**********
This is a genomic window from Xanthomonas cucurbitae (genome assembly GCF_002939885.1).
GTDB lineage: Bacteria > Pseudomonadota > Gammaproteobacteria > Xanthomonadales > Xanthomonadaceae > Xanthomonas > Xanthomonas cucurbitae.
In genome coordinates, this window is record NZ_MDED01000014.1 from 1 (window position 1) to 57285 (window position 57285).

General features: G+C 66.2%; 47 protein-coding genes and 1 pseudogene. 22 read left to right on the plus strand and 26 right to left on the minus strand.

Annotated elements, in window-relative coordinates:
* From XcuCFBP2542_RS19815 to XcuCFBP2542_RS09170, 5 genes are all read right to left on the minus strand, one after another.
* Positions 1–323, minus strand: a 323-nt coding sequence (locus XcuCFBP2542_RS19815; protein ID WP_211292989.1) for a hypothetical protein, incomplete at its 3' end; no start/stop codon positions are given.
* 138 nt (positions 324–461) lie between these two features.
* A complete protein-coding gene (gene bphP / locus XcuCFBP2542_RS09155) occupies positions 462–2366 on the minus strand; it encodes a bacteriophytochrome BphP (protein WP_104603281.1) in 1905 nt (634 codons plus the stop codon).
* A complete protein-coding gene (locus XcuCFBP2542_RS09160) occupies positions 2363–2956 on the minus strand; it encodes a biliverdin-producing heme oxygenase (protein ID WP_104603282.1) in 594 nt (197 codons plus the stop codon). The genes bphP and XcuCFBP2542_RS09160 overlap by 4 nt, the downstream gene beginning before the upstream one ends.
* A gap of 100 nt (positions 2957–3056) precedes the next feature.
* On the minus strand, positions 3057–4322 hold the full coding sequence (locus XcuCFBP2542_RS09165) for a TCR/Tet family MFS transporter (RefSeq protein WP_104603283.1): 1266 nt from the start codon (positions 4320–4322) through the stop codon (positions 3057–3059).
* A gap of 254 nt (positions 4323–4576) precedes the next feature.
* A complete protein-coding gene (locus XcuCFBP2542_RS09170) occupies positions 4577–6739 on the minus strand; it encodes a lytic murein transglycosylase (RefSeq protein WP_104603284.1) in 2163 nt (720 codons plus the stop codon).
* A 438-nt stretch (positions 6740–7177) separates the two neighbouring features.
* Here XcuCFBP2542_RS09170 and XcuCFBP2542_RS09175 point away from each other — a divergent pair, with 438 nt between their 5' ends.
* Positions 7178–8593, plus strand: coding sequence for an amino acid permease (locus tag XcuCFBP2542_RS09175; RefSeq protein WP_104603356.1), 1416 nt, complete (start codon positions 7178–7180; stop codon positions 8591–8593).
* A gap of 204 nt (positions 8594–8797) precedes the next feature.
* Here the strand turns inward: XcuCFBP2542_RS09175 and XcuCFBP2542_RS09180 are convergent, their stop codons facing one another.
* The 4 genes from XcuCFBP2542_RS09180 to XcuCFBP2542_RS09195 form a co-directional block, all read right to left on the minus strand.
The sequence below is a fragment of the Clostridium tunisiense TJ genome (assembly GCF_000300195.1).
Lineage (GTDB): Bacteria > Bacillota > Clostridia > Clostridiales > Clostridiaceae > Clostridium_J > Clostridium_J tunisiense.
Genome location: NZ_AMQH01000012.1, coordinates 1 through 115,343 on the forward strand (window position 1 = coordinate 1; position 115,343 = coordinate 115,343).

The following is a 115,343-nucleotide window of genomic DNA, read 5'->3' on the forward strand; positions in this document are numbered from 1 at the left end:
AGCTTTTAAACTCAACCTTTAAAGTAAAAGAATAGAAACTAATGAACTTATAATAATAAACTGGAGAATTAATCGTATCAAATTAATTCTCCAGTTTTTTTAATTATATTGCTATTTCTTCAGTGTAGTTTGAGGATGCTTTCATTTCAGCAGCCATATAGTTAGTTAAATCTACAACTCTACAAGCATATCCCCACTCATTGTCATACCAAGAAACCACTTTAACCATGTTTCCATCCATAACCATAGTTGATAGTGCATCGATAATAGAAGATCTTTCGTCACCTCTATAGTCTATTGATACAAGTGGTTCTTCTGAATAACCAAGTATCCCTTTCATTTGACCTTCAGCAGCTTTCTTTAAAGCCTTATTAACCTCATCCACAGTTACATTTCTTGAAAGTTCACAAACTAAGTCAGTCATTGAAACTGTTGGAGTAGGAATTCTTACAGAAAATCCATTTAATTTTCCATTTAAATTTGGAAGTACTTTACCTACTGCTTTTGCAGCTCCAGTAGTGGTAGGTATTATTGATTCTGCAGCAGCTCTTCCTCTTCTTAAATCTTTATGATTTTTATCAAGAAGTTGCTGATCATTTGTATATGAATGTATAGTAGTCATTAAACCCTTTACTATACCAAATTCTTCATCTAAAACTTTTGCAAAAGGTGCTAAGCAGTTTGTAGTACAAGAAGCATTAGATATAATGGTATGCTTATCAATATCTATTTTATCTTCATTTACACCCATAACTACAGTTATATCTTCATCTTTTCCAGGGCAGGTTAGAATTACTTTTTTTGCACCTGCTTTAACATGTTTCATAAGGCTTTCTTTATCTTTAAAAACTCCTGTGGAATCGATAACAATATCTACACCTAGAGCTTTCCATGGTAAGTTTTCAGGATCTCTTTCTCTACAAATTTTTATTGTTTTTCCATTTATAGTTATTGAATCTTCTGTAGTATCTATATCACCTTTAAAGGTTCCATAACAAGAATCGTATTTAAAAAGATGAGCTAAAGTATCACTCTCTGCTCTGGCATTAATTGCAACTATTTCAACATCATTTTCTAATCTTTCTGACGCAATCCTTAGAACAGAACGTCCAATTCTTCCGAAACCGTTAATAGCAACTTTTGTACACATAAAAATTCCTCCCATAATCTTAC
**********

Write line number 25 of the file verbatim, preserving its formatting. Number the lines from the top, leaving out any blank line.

AGCTTTTAAACTCAACCTTTAAAGTAAAAGAATAGAAACTAATGAACTTATAATAATAAACTGGAGAATTAATCGTATCAAATTAATTCTCCAGTTTTTTTAATTATATTGCTATTTCTTCAGTGTAGTTTGAGGATGCTTTCATTTCAGCAGCCATATAGTTAGTTAAATCTACAACTCTACAAGCATATCCCCACTCATTGTCATACCAAGAAACCACTTTAACCATGTTTCCATCCATAACCATAGTTGATAGTGCATCGATAATAGAAGATCTTTCGTCACCTCTATAGTCTATTGATACAAGTGGTTCTTCTGAATAACCAAGTATCCCTTTCATTTGACCTTCAGCAGCTTTCTTTAAAGCCTTATTAACCTCATCCACAGTTACATTTCTTGAAAGTTCACAAACTAAGTCAGTCATTGAAACTGTTGGAGTAGGAATTCTTACAGAAAATCCATTTAATTTTCCATTTAAATTTGGAAGTACTTTACCTACTGCTTTTGCAGCTCCAGTAGTGGTAGGTATTATTGATTCTGCAGCAGCTCTTCCTCTTCTTAAATCTTTATGATTTTTATCAAGAAGTTGCTGATCATTTGTATATGAATGTATAGTAGTCATTAAACCCTTTACTATACCAAATTCTTCATCTAAAACTTTTGCAAAAGGTGCTAAGCAGTTTGTAGTACAAGAAGCATTAGATATAATGGTATGCTTATCAATATCTATTTTATCTTCATTTACACCCATAACTACAGTTATATCTTCATCTTTTCCAGGGCAGGTTAGAATTACTTTTTTTGCACCTGCTTTAACATGTTTCATAAGGCTTTCTTTATCTTTAAAAACTCCTGTGGAATCGATAACAATATCTACACCTAGAGCTTTCCATGGTAAGTTTTCAGGATCTCTTTCTCTACAAATTTTTATTGTTTTTCCATTTATAGTTATTGAATCTTCTGTAGTATCTATATCACCTTTAAAGGTTCCATAACAAGAATCGTATTTAAAAAGATGAGCTAAAGTATCACTCTCTGCTCTGGCATTAATTGCAACTATTTCAACATCATTTTCTAATCTTTCTGACGCAATCCTTAGAACAGAACGTCCAATTCTTCCGAAACCGTTAATAGCAACTTTTGTACACATAAAAATTCCTCCCATAATCTTAC